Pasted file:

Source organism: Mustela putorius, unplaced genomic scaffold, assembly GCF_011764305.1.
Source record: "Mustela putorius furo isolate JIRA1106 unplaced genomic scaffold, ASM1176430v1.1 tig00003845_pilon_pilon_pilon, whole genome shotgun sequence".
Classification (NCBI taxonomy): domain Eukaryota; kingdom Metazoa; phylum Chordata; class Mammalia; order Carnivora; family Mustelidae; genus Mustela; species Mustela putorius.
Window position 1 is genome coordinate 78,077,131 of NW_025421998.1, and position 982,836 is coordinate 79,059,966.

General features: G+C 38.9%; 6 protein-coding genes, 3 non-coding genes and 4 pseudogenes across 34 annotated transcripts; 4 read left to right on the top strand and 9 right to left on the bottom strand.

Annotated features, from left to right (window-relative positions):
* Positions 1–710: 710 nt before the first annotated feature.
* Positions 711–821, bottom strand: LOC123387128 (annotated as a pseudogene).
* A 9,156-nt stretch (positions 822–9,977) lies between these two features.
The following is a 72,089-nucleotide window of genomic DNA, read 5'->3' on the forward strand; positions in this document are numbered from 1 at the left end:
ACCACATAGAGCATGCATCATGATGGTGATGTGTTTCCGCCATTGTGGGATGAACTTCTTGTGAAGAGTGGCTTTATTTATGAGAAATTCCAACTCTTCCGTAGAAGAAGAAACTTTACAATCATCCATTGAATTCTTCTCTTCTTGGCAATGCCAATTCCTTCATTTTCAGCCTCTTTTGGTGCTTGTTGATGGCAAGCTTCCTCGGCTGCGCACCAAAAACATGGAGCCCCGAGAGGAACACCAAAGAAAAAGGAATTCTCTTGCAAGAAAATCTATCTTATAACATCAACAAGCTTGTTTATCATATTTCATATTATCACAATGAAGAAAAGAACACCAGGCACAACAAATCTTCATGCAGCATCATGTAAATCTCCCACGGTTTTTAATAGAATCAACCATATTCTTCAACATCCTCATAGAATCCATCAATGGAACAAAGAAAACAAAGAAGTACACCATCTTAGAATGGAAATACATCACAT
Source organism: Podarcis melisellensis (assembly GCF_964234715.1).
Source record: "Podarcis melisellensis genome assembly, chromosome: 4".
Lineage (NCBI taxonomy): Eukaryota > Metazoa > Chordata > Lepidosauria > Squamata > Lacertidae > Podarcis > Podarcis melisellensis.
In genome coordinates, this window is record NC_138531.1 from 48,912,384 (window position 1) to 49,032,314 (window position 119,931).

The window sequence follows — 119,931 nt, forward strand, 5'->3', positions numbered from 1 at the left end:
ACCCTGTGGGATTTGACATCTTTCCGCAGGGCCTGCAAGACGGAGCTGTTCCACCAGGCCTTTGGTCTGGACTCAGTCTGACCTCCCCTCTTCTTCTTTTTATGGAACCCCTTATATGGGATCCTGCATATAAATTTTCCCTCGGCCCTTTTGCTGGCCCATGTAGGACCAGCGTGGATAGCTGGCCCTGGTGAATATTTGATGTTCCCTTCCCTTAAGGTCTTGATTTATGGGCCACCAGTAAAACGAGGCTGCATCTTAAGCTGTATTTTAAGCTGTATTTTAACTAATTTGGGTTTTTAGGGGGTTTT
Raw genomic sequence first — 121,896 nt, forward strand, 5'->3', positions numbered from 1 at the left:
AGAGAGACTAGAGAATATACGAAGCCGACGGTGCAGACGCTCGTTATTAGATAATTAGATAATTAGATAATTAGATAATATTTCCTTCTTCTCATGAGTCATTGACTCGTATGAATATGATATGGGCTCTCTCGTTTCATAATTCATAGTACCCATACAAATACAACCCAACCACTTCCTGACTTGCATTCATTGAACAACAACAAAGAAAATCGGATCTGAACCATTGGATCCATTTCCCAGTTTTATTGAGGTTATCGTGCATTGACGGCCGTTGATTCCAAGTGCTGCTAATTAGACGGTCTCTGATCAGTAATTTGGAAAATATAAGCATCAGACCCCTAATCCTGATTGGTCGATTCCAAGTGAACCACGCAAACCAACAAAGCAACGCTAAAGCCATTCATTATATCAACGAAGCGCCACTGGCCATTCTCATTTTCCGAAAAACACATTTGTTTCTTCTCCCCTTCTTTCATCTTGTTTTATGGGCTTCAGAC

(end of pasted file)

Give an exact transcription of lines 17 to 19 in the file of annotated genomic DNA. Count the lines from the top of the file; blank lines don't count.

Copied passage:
ACCCTGTGGGATTTGACATCTTTCCGCAGGGCCTGCAAGACGGAGCTGTTCCACCAGGCCTTTGGTCTGGACTCAGTCTGACCTCCCCTCTTCTTCTTTTTATGGAACCCCTTATATGGGATCCTGCATATAAATTTTCCCTCGGCCCTTTTGCTGGCCCATGTAGGACCAGCGTGGATAGCTGGCCCTGGTGAATATTTGATGTTCCCTTCCCTTAAGGTCTTGATTTATGGGCCACCAGTAAAACGAGGCTGCATCTTAAGCTGTATTTTAAGCTGTATTTTAACTAATTTGGGTTTTTAGGGGGTTTT
Raw genomic sequence first — 121,896 nt, forward strand, 5'->3', positions numbered from 1 at the left:
AGAGAGACTAGAGAATATACGAAGCCGACGGTGCAGACGCTCGTTATTAGATAATTAGATAATTAGATAATTAGATAATATTTCCTTCTTCTCATGAGTCATTGACTCGTATGAATATGATATGGGCTCTCTCGTTTCATAATTCATAGTACCCATACAAATACAACCCAACCACTTCCTGACTTGCATTCATTGAACAACAACAAAGAAAATCGGATCTGAACCATTGGATCCATTTCCCAGTTTTATTGAGGTTATCGTGCATTGACGGCCGTTGATTCCAAGTGCTGCTAATTAGACGGTCTCTGATCAGTAATTTGGAAAATATAAGCATCAGACCCCTAATCCTGATTGGTCGATTCCAAGTGAACCACGCAAACCAACAAAGCAACGCTAAAGCCATTCATTATATCAACGAAGCGCCACTGGCCATTCTCATTTTCCGAAAAACACATTTGTTTCTTCTCCCCTTCTTTCATCTTGTTTTATGGGCTTCAGAC